The Business Lessons I learned by NOT attending TIFF (Toronto International Film Festival) in September 2022
Pre-pandemic, I took 10 days off every September and attended TIFF; planning out my festival schedule (including going through the catalogue of 300 – 400 movies) taking a chance on which movies to see; seeing about 20 movies; talking to tons of strangers; grabbing food on the run and pretending I was a tourist in Toronto. Then came Covid-19. The first year, the festival was virtual and after watching movies at home, I decided what I liked most about the festival was talking to the random strangers I stood in line with or sat beside.
For those of you, who only read this article to see which movies to see – here’s a Toronto Star Article by Peter Howell with his Top Ten Pics.
And here are the TIFF People’s Choice Award winners (decided by the TIFF movie attendees - best jury on Earth):
TIFF 2022 People’s Choice Documentary Award: Hubert Davis’s Black Ice
First Runner-up: Stephanie Johnes’s Maya and the Wave
Second Runner-up: Babak Payami’s 752 Is Not A Number
TIFF 2022 People’s Choice Midnight Madness Award: Eric Appel’s Weird: The Al Yankovic Story
First Runner-up: Ti West’s Pearl
Second Runner-up: Tim Story’s The Blackening
Now, back to my “lessons”.
When tickets went on sale, months ago, I wasn’t ready to go back into the movie theatre, and I still don’t know if I am. So I didn’t see any TIFF movies this year.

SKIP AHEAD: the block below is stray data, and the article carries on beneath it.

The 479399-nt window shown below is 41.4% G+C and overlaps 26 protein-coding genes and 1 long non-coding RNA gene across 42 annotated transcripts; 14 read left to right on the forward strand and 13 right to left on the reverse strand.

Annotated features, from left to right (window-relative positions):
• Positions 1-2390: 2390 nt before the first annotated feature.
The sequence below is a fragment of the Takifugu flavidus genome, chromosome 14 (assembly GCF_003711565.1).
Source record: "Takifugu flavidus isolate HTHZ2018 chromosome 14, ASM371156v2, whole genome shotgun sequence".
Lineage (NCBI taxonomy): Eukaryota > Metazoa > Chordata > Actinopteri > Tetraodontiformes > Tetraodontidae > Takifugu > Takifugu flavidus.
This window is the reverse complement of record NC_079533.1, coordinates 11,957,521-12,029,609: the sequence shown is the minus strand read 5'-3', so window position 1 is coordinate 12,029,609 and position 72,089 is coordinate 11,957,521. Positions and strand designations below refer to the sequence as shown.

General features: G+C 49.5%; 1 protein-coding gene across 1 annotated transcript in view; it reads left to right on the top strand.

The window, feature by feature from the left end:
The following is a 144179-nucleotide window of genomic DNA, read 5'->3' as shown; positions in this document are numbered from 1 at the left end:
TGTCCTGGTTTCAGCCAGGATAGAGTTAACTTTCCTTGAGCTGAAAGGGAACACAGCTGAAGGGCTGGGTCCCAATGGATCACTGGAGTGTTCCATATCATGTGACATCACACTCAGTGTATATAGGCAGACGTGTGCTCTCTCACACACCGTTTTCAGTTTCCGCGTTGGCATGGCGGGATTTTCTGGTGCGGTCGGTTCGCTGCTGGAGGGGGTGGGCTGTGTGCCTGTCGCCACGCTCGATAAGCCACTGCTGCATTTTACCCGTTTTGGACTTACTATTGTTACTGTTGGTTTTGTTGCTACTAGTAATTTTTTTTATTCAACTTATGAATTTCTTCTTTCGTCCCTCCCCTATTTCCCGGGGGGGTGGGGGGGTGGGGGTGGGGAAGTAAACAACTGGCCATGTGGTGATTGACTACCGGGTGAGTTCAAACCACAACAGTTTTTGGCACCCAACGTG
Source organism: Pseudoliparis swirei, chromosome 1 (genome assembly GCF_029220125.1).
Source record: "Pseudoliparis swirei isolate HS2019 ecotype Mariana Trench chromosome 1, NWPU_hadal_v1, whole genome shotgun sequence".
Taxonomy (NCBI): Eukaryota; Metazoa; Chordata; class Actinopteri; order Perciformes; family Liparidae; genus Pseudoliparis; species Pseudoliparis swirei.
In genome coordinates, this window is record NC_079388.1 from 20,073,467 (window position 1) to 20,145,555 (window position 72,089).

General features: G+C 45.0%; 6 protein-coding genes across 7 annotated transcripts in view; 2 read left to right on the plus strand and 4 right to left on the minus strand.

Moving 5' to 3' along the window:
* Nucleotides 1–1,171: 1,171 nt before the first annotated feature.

But…. I still have the business lessons I learned:
The world changed on March 13, 2020 and it’s never going back. Lots of the changes are beneficial for all of us, such as:
- There were parts of TIFF, we all could have participated in remotely this year. TIFF used their Twitter stream (@TIFF_NET) to broadcast some of the Red Carpet interviews, as well as providing running commentary about all things TIFF.
- After a hiatus, people are looking for ways to reconnect. Reach out to someone and see where it leads. The world works best if you have great relationships. I don’t know about you, but connecting one-on one was the best part of the last few years.
- People are more sensitive and understand that everyone has a different perspective. For example, not shaking hands is no longer an insult. Nor is not wanting to be in crowded rooms with loads of strangers.
- We’ve all learned what’s important to us. For example, work / life balances have shifted as have the importance of friendships. I recently took a day off and “pretended” to golf. Nine holes of a combination of Best Ball, this shot is not something I want to do, and seriously trying to get the ball in the hole in the fewest strokes. All 4 of us agreed on the “rules”.
- There’s always going to be another opportunity. The situation will be different, but next time may be the best time to get involved.
What lessons have you learned? Give me a call and we can discuss them. Who know where the call may lead.
Feel free to contact me if you have any questions. Heather Freed, email@example.com